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The Role of Bees in Ancient Egypt


In Ancient Egypt, there existed a natural equilibrium between humans and animals. Captured within the walls of recorded history reflects a time when humans possessed the common sense to not see themselves as more powerful than the total sum of the Universe, rather as an intricate part of its enormous tapestry. In the storytelling of Ra, the keeper of the Universe, each passing generation learned that though Ra's first tears fell for the prosperity of humans, his second tears fell to create bees so that they could turn water into honey and wax. A continuous supply of Ra's water came to Earth at the end of each day, as Ra grew tired and perspired. In turn, this made more plants for the bees to work the next day.

Bees were an integral part of Egyptian living, dating back to the earliest known scripts collectively referred to as the "Egyptian Book of the Dead." Honey and beeswax were an important part of the mummification process. Beeswax provided a seal to all body openings from the physical world, i.e. the eyes, ears, mouth, and the like. Later in the 70-day mummification process, priests rubbed wax onto the body to help slightly soften the dehydrated flesh. The placement of honey had evolving purpose, but its end function was to provide food for the soul so it would not starve during its long journey back to rebirth. Alexander the Great was put to rest in this manner.

Spiritual sacrifices were an important part of the living culture. Honey was an important offering. Some made cakes, others offered honeycomb, but the most popular gift was simply jars of liquid honey. Rameses III (1198BCE 1166 BCE) scribed that the royal treasury purchased millions of jars of honey expressly for sacrificial offerings. Inscribed on a tomb in the Necropolis of Abidos reads, "The King appoints that a sum of three and a half pounds of silver from the Treasury of the Temple of Osiris be given in order to cover the daily demand for one measure of honey, to be used at the ceremony of the worship of the dead, for his beloved Naromantha."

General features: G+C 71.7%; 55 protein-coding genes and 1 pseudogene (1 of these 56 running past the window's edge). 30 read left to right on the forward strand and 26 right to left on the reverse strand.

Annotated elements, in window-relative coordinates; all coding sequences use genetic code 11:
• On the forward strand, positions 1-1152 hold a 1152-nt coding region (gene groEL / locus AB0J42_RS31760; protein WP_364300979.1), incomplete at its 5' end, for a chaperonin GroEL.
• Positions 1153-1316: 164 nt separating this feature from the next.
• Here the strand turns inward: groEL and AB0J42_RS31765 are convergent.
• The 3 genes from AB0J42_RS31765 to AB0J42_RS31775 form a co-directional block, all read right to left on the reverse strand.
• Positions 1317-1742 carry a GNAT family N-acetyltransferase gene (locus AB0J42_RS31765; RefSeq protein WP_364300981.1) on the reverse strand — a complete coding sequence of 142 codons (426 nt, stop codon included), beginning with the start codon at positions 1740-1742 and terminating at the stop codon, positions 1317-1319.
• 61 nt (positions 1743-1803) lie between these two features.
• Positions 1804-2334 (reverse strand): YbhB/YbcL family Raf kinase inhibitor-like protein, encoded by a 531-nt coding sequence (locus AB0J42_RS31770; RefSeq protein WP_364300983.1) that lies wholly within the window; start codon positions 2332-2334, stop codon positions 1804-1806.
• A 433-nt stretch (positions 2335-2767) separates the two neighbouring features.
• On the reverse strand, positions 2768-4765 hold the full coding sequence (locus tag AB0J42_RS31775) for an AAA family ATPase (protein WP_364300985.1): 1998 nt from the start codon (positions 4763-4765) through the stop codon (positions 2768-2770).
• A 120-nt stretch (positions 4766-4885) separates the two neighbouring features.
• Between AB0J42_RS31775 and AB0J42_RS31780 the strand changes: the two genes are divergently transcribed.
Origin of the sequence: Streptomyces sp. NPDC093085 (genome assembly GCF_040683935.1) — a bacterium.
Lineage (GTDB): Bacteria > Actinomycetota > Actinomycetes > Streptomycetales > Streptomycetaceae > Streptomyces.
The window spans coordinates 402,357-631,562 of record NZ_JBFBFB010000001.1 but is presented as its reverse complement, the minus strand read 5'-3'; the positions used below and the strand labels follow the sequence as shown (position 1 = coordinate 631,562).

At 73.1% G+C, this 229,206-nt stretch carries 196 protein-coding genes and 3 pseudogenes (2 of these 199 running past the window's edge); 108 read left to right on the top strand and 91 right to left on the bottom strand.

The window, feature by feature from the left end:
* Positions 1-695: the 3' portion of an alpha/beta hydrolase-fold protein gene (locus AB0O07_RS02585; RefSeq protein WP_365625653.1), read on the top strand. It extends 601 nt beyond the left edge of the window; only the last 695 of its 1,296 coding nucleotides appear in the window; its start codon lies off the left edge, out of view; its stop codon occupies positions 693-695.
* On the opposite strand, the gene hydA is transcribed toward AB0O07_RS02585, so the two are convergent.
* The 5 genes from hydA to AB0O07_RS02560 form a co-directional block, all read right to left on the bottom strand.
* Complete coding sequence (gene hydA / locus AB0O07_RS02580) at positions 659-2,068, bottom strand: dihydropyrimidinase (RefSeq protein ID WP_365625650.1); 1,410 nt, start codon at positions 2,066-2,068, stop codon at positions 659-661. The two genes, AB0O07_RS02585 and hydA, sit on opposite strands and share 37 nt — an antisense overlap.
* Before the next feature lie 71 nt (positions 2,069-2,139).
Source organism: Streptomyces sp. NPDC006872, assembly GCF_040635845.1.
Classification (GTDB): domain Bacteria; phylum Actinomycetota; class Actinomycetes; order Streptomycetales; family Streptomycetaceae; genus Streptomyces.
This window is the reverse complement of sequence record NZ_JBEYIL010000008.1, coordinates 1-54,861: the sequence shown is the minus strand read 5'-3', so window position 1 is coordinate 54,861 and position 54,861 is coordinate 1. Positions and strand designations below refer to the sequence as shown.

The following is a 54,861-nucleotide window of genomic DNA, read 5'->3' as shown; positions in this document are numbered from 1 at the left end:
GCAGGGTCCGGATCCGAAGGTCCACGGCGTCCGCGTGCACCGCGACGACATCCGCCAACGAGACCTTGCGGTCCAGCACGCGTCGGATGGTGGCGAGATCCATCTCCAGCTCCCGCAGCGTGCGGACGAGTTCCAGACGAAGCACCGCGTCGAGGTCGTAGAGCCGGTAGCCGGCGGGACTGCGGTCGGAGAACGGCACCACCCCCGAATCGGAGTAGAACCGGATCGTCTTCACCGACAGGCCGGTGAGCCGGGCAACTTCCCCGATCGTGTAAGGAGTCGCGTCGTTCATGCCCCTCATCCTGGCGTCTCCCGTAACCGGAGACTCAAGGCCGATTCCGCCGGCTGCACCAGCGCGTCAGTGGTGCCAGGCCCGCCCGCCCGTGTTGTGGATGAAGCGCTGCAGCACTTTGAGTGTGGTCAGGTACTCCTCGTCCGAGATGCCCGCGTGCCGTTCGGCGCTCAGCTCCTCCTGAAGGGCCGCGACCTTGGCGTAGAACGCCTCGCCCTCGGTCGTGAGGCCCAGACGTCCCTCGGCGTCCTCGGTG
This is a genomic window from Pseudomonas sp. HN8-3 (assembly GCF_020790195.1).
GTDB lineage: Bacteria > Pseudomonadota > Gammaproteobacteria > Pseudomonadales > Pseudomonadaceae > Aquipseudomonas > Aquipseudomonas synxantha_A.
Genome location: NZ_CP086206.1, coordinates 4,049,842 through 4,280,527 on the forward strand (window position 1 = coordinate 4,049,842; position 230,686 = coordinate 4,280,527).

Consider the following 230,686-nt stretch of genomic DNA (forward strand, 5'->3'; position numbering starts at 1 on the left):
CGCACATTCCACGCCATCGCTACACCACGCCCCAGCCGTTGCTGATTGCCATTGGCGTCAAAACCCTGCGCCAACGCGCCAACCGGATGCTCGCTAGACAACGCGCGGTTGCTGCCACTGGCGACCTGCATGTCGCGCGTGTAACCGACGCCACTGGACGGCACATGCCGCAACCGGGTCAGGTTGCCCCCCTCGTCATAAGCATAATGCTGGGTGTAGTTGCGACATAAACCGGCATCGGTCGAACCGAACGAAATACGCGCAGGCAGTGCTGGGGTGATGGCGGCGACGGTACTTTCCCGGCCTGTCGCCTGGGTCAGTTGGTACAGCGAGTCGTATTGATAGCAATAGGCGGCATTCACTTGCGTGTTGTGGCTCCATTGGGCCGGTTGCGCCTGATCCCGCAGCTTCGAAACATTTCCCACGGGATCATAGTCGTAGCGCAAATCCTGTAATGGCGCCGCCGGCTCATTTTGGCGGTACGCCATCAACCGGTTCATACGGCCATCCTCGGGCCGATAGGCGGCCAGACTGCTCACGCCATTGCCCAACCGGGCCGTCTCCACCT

The relinquishing of honey was no small matter. According to written records, it was considered one of the first forms of human medicine. The oldest medicine book in the recorded world is the Egyptian Papyrus Ebers. In it outlines 800 medical problems of the time, the diagnoses, and treatment recipes, of which more than half call for the use of honey. Honey is effective as an antibacterial, osmotic, and an anti-inflammatory. Kyphi was one of the first remedies for halitosis. It consisted of a mixture of herbs, incense, and honey. It was said to make the breath pleasant. While there are those who scoff at the 'concept' of "natural remedies," none of us would be here without them. Well under the radar of popular knowledge rests honey as a modern day solution to drug-resistant skin infections. Honey bandages are quietly becoming a mainstream commodity within the medical community.

The ancients had high regard for the nature of bees, as evidenced by their common presence throughout hieroglyphs. However, what is more fascinating is that there is no mention of needing protective garb to harvest honey from them. Instead of bee suits, beekeepers relied on smoke blown down into hives to calm the bees. It was common for ancient beekeepers to shave their heads, as it was discovered that certain strong perfume odors would incite violent reactions from their winged charges.

The ancients learned several applications for both the honey and the wax. It was used in cooking, wine making, cosmetics, body care, and as an adhesive. This culture embraced the concept that no greater gift could come from the heavens than bees, and in turn, no more meaningful a sacrifice could be bestowed than that of eternal life-giving honey.

For those interested, sign the Save the Bees from Harmful Pesticides petition.

This is Deb Duxbury, for Animal Life, reminding you to please spay or neuter your pet.
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Content copyright © 2014 by Deb Duxbury. All rights reserved.
This content was written by Deb Duxbury. If you wish to use this content in any manner, you need written permission. Contact Deb Duxbury for details.

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